Alayo Akinkugbe, Art UK
Laure appears in three paintings by Manet; as the servant in Olympia of course, as a nanny in Children in the Tulieres Gardens (1861-62), and in a portrait painted in the same year as Olympia (1863). The portrait, originally titled La Négresse, has since been renamed Portrait of Laure. It was originally thought to be a preparatory study for the servant in Olympia but Murrell argues that “the specific formal qualities of the painting suggest that he is rendering her as an individual…”, and that the portrait may be just that – a portrait.
Laure has since been reimagined by contemporary French painter Elizabeth Colomba in Laure (Portrait of a Negresse), 2018. “During the time when Manet was painting Olympia, I imagined, Laure must have walked to Manet’s studio, so that’s why you see her in the street with an umbrella and the beautiful gates of the Parc Monceau behind her. I give her center stage and a lightness of being that I’m not sure she had at the time.”
Researchers such as Murrell and Akinkugbe are helping us to unravel the stories behind some of the world’s most familiar artworks. They can offer a new perspective, not only on art, but history as well. Understanding these hidden stories helps us gain a richer understanding of both art and life. Even just learning the names of Laure and Victorine has changed the way we look at Olympia – an artwork that was very familiar has somehow become even more intimate.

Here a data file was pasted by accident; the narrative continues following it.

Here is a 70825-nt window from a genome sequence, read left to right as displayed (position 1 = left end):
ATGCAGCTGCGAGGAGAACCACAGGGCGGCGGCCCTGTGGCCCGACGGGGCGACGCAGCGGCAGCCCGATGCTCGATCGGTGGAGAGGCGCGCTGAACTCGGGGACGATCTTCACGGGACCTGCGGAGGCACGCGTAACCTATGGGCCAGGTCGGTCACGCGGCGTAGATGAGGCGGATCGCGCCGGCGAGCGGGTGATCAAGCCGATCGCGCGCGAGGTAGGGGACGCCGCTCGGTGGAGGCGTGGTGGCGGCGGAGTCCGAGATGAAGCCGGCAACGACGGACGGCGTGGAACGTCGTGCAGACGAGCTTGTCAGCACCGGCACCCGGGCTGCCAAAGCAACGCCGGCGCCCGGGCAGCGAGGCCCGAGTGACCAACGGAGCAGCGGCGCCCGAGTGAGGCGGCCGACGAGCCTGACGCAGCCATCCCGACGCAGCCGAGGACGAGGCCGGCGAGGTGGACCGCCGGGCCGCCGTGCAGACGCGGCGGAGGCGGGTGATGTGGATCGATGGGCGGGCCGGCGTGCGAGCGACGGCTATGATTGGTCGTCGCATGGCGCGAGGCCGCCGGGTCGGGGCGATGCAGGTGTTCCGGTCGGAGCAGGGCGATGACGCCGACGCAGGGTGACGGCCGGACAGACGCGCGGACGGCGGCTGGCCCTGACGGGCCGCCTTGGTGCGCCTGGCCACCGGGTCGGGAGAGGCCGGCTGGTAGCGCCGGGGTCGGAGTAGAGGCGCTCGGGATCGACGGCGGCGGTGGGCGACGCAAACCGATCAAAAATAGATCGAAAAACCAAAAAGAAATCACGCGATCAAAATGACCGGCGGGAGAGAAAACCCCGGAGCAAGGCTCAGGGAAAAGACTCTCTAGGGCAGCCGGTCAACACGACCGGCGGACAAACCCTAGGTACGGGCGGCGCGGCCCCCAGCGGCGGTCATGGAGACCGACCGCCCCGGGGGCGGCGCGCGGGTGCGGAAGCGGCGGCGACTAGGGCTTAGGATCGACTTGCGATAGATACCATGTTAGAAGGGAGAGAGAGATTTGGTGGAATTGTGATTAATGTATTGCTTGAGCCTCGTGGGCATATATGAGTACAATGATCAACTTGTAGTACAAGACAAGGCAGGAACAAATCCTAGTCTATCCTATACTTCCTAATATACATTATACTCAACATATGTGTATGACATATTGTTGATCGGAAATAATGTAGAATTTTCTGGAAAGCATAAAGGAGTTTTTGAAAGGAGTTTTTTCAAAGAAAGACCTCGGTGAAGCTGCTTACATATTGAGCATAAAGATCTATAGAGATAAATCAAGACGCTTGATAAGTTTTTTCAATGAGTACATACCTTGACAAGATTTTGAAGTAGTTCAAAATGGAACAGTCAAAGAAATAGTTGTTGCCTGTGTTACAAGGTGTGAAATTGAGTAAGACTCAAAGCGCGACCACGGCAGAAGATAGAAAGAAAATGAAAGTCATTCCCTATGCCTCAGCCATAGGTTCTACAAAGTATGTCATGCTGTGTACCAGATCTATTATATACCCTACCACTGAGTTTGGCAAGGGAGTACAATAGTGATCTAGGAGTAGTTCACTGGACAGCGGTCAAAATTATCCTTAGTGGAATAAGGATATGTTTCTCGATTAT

We were inspired to write this piece by the founder of @ABlackHistoryOfArt, Alayo Akinkugbe’s recent article for Art UK, Black muses: who are these neglected sitters?, which we very much recommend reading. The article discusses other historically overlooked sitters, and features our very own Portrait of Henry Thomas (1934-35) by British artist Glyn Philpot.
Has this piqued your interest in finding out more about the stories behind artworks? Then take a look at Art Detective, Art UK’s award-winning forum which looks to resolve some of the mysteries behind the artworks held in the UK’s public art collections.